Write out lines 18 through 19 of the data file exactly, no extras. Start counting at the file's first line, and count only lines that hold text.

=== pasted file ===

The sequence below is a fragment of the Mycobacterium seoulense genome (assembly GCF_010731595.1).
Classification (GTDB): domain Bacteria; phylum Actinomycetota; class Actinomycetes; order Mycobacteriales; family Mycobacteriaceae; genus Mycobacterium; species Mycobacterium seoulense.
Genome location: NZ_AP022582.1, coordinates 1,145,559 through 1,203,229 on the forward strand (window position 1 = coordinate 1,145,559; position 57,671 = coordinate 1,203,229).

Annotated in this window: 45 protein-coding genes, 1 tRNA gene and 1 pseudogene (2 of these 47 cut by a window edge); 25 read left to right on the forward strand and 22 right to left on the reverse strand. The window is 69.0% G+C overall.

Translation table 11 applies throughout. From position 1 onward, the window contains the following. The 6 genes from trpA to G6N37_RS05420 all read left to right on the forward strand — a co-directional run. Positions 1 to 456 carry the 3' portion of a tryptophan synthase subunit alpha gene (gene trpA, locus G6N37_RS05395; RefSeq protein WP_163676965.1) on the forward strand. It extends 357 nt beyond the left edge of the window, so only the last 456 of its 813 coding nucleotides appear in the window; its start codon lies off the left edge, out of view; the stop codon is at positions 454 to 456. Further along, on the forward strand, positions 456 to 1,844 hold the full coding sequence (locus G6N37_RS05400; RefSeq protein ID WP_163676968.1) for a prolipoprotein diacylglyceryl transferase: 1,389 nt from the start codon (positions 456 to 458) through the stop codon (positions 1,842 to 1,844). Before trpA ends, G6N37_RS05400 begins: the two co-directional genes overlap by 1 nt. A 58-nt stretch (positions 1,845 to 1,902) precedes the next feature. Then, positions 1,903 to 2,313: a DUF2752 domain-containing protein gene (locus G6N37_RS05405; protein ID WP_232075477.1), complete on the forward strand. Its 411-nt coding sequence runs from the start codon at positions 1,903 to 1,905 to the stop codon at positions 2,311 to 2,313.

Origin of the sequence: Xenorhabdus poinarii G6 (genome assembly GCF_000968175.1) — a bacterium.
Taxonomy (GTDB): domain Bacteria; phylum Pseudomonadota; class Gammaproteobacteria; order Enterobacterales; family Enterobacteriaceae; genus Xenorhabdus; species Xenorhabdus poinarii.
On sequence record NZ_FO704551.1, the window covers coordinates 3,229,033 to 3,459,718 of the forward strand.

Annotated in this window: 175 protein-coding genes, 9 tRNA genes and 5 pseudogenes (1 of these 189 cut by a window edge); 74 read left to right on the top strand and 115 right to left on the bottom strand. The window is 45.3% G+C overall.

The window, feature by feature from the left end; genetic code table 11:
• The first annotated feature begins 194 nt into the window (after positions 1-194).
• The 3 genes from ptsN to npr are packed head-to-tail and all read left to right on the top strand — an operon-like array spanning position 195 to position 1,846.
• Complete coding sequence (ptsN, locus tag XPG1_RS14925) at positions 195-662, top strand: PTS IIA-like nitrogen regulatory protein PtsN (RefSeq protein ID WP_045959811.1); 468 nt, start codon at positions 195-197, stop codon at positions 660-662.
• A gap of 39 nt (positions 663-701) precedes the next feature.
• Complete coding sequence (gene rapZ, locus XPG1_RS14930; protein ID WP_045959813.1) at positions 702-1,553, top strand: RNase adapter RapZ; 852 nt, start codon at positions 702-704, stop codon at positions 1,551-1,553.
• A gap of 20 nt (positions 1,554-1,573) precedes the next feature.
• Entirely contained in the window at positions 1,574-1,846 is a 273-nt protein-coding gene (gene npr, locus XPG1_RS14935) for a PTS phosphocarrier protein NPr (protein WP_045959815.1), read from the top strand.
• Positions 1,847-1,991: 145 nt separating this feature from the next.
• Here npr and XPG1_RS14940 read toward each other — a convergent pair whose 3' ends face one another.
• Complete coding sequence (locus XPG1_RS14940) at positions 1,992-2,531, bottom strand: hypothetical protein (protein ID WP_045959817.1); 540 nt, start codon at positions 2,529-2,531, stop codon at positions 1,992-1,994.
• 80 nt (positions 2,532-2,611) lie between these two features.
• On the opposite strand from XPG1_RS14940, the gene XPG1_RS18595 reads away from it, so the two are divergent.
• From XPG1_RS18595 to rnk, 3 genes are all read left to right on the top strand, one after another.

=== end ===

• Positions 1,847-1,991: 145 nt separating this feature from the next.
• Here npr and XPG1_RS14940 read toward each other — a convergent pair whose 3' ends face one another.